COLUMBUS — Toledo’s traffic enforcement cameras may survive, but a ruling from the Ohio Supreme Court striking down the program’s administrative hearing process would have “untold consequences” across the state, the city argued today.
But a lawyer for a Kentucky man challenging the process countered that the city has unconstitutionally carved out an exception for itself to sidestep the jurisdiction of Toledo Municipal Court in deciding guilt or innocence when it comes to these civil violations.
The high court did not immediately rule, and, based on their questions, appeared divided.
This marks the second time that the highest court has considered the constitutionality of such cameras. It previously upheld such programs generally as an extension of cities’ home rule authority and found they do not conflict with state law.
But this is the first time it has heard the argument raised by Bradley L. Walker that the program unconstitutionally usurps the authority of the municipal court to hear motorists’ challenges to traffic citations. Appeals to administrative hearing decisions go instead to Lucas County Common Pleas Court, as do other administrative code violations.
Mr. Walker paid the $120 fine for the ticket he received in 2009, but then filed his lawsuit.
“Walker has alleged they have my money under this unconstitutional ordinance, and I want it back,” said Mr. Walker’s Fremont attorney, Andrew R. Mayle.
The city contends that the camera-related offenses are different from criminal violations and that it has authority to frame an administrative process under its home-rule authority. In addition to a common pleas court appeal, motorists can still file a separate action in municipal court to challenge a city’s action.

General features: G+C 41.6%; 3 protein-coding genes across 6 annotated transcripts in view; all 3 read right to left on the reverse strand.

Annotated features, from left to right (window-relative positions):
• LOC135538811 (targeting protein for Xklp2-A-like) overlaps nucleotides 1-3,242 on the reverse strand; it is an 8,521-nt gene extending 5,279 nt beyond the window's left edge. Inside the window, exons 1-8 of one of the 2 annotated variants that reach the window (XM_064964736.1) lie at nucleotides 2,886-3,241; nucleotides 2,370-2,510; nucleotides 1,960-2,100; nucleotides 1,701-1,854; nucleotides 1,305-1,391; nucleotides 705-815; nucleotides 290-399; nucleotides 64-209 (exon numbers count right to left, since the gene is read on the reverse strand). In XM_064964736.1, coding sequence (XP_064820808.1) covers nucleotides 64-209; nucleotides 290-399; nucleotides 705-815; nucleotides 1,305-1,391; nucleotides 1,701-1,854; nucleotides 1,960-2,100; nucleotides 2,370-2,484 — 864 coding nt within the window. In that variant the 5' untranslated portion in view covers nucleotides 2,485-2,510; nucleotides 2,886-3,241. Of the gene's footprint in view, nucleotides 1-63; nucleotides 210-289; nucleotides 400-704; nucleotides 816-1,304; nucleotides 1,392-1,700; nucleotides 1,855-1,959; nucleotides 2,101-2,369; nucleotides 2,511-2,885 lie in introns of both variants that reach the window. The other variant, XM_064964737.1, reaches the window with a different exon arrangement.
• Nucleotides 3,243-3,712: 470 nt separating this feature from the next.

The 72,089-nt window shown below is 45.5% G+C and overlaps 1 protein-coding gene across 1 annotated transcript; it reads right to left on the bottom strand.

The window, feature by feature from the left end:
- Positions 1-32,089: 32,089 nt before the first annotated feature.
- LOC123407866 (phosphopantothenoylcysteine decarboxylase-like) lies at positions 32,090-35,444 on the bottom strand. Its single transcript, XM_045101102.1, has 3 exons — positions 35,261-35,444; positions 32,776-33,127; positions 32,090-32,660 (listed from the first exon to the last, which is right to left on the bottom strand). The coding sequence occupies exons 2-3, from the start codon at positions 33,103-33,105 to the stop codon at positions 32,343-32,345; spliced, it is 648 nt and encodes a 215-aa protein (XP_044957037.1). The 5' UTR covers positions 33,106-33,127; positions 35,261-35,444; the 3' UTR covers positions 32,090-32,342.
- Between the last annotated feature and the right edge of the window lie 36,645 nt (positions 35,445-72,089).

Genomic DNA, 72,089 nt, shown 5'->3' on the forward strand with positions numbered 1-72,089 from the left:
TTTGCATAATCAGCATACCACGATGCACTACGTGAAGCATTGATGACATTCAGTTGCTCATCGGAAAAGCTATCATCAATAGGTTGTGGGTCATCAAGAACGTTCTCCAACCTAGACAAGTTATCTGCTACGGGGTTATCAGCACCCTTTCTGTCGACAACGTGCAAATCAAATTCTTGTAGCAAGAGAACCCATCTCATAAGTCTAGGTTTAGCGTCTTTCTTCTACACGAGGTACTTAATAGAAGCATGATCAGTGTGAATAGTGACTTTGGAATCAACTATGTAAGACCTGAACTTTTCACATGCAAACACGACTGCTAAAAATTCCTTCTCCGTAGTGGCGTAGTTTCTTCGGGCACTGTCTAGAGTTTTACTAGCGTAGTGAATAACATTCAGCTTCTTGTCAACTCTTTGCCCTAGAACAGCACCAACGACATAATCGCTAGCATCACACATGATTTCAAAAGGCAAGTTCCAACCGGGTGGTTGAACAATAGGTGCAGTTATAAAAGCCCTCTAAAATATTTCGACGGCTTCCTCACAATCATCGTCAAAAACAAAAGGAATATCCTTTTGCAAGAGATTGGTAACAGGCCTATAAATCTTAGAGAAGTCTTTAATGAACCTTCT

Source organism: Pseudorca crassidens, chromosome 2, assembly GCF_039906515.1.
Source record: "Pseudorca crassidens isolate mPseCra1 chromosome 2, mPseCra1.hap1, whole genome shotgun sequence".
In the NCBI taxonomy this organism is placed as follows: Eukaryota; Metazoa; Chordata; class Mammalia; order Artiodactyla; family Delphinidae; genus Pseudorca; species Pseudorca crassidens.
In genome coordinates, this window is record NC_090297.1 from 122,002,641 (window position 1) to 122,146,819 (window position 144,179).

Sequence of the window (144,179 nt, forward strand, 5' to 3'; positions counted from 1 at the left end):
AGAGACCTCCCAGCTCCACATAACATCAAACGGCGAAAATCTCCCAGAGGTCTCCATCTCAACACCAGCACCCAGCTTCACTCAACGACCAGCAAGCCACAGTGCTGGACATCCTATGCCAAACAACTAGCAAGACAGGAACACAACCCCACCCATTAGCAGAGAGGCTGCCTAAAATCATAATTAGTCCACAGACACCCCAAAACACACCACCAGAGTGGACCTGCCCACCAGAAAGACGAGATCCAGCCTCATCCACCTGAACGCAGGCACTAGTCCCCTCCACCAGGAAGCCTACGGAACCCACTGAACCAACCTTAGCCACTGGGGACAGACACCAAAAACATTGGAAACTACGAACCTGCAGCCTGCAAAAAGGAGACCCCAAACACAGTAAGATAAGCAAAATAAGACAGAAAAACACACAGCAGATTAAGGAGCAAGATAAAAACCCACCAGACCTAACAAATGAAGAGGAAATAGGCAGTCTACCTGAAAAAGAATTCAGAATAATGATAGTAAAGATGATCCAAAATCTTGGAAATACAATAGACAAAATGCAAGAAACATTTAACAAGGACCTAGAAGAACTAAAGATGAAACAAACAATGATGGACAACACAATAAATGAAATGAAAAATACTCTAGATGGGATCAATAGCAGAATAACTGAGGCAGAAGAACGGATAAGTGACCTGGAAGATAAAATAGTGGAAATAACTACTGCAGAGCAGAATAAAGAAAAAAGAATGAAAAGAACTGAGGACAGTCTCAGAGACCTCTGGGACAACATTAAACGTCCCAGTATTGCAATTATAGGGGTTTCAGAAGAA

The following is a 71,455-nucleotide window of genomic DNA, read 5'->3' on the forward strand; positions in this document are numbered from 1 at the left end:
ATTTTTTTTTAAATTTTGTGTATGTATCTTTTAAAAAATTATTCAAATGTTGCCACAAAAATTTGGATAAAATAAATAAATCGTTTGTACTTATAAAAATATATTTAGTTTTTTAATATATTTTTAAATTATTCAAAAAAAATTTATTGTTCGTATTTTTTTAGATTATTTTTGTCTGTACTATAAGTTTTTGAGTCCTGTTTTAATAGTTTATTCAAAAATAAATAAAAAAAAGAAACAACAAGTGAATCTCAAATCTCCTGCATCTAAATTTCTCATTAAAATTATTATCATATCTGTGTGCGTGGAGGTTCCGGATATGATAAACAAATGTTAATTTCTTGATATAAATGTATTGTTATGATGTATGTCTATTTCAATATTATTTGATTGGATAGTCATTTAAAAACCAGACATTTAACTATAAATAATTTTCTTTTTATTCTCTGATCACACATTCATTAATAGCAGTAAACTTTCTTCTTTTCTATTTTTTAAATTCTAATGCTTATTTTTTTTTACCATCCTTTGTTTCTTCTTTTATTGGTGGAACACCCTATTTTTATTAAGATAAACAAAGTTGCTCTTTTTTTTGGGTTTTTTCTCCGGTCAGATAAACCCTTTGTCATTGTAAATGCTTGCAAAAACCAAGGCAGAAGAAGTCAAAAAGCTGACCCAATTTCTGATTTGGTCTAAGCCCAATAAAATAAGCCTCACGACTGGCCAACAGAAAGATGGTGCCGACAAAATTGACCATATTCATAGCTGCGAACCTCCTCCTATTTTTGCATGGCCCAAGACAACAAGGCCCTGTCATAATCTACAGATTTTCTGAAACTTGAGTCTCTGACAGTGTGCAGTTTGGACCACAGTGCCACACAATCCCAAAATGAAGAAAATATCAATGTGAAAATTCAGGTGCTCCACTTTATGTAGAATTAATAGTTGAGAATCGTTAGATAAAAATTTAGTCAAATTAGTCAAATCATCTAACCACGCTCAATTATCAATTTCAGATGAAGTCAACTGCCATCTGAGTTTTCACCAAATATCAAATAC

Adam Loukx, the city’s law director, told the court that the cameras will survive.
But a decision striking down the city’s right to pursue an administrative hearing process to process citations would “have untold consequences and establish a very negative precedent around the state.”
Although the court previously upheld the constitutionality of such cameras, one of the justices who has since joined the court, Justice William O‘Neill, suggested that decision created “the legal fancy that traffic violations are civil violations.”
Justice Paul Pfeifer suggested such an administrative hearing process could turn common pleas courts into traffic courts, although Mr. Loukx said he knows of only a handful of appeals that have been filed.
In addition to the courts, automatic red light and speed enforcement faces challenges in the halls of the Statehouse, where bills have been introduced to either regulate or all but ban their use. A bill is expected to be considered when lawmakers return to Columbus this fall.
Cities like Cleveland, Columbus, and Dayton were also watching today’s arguments, knowing that their own similar programs could face the same fate if Toledo’s pioneering program is struck down.
Programs differ from city to city, but they generally treat violations captured by a camera as civil violations that carry a fine that is split by the city and the private company operating the cameras. Toledo’s operator, Redflex Traffic Systems, stood at the city’s side today in arguing the case.
Unlike a criminal violation, the citations do not assess points against a driver’s license and motorists’ insurance companies are not notified.
A pair of bills awaits lawmakers when they return to the Statehouse in late September, spurred on by the argument that the cameras have become more about generating revenue for cities and less about safety.
One would outright ban cameras for red-light enforcement and permit their use for speed enforcement only in 20 mph school zones, and only then when a police office is present to witness the violation.
Another would allow the use of cameras only when a police office is present, something camera cities contend would negate the benefits of such a program in the first place.
Former Justice Andrew Douglas sat at the table with the attorneys for the city and Redflex before the bench. Only one of the current justices, Justice Pfeifer, was on the bench when he served.